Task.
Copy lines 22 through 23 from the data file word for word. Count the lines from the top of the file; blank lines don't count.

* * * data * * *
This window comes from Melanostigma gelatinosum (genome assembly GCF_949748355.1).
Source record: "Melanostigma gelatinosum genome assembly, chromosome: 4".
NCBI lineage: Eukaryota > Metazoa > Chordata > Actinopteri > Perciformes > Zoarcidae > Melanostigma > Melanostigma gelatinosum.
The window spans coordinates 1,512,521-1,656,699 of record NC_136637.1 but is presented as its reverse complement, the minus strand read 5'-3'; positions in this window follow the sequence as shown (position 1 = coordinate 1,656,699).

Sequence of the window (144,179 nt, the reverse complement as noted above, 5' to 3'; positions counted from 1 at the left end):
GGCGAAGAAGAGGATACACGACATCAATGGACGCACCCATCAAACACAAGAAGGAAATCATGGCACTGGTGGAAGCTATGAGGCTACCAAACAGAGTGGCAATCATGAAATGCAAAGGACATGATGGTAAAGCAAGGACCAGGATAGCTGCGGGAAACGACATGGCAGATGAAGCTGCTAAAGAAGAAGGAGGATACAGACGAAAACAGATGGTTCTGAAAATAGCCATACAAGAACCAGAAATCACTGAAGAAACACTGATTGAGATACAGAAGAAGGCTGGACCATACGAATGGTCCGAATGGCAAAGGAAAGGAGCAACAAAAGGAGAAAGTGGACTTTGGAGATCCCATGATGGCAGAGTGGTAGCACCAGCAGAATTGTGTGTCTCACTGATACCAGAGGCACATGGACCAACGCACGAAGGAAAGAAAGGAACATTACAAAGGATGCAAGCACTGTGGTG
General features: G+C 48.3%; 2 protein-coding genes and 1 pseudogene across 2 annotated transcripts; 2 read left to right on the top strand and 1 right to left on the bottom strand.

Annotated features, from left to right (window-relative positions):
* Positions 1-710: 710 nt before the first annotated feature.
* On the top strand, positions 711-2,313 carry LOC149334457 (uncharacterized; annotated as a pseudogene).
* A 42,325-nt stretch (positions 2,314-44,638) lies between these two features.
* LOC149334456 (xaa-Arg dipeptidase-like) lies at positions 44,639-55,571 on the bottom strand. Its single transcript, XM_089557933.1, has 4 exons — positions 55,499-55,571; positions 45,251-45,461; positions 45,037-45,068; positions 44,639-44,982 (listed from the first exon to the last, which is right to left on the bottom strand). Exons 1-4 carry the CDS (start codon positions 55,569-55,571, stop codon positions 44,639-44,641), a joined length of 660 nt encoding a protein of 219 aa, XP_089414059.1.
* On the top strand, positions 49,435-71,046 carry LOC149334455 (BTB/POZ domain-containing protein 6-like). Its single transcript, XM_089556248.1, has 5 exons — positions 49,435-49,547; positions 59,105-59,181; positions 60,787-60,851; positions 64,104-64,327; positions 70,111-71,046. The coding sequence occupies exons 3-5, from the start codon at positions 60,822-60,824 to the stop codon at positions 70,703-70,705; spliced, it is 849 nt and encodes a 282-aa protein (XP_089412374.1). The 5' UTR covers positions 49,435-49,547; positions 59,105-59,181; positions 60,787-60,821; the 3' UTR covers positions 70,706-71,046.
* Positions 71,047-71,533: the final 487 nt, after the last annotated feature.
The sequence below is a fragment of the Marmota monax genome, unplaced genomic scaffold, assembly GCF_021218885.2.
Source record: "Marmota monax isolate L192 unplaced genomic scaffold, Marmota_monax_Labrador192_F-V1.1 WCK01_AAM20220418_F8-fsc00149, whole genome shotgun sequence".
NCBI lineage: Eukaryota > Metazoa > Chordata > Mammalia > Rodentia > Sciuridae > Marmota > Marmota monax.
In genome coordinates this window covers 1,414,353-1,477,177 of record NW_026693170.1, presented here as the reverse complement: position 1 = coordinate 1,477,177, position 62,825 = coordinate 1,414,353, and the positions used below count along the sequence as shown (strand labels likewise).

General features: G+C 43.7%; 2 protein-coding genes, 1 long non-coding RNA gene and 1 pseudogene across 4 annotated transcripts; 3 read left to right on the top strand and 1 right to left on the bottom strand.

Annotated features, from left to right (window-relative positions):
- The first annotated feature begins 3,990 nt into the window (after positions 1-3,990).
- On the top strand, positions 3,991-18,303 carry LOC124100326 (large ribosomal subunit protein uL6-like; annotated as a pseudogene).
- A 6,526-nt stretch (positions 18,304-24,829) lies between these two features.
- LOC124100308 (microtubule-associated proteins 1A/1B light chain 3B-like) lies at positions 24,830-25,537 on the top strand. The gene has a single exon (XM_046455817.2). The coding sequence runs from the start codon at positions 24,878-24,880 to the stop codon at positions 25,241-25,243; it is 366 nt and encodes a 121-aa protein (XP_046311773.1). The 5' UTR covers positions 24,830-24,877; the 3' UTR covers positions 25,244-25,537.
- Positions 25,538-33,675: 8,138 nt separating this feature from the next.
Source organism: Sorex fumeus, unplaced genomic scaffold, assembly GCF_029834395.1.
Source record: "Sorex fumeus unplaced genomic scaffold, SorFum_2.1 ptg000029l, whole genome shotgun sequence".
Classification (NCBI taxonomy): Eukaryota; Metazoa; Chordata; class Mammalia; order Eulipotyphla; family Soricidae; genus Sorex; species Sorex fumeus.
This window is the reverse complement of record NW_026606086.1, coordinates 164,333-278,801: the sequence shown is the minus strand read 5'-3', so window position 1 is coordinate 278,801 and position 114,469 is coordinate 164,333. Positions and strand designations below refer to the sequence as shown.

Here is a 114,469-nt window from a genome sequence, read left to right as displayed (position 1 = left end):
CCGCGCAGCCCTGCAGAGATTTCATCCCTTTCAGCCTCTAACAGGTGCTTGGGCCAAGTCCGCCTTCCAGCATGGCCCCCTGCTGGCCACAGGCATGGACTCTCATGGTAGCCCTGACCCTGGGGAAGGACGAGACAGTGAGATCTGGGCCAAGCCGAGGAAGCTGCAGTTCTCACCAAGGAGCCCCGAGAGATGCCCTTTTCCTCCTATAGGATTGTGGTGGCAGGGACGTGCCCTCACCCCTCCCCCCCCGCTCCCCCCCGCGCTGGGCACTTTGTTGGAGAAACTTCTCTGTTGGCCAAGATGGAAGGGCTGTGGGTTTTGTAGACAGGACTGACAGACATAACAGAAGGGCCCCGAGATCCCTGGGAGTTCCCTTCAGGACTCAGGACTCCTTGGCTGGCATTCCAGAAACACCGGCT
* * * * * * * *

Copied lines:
- On the top strand, positions 3,991-18,303 carry LOC124100326 (large ribosomal subunit protein uL6-like; annotated as a pseudogene).
- A 6,526-nt stretch (positions 18,304-24,829) lies between these two features.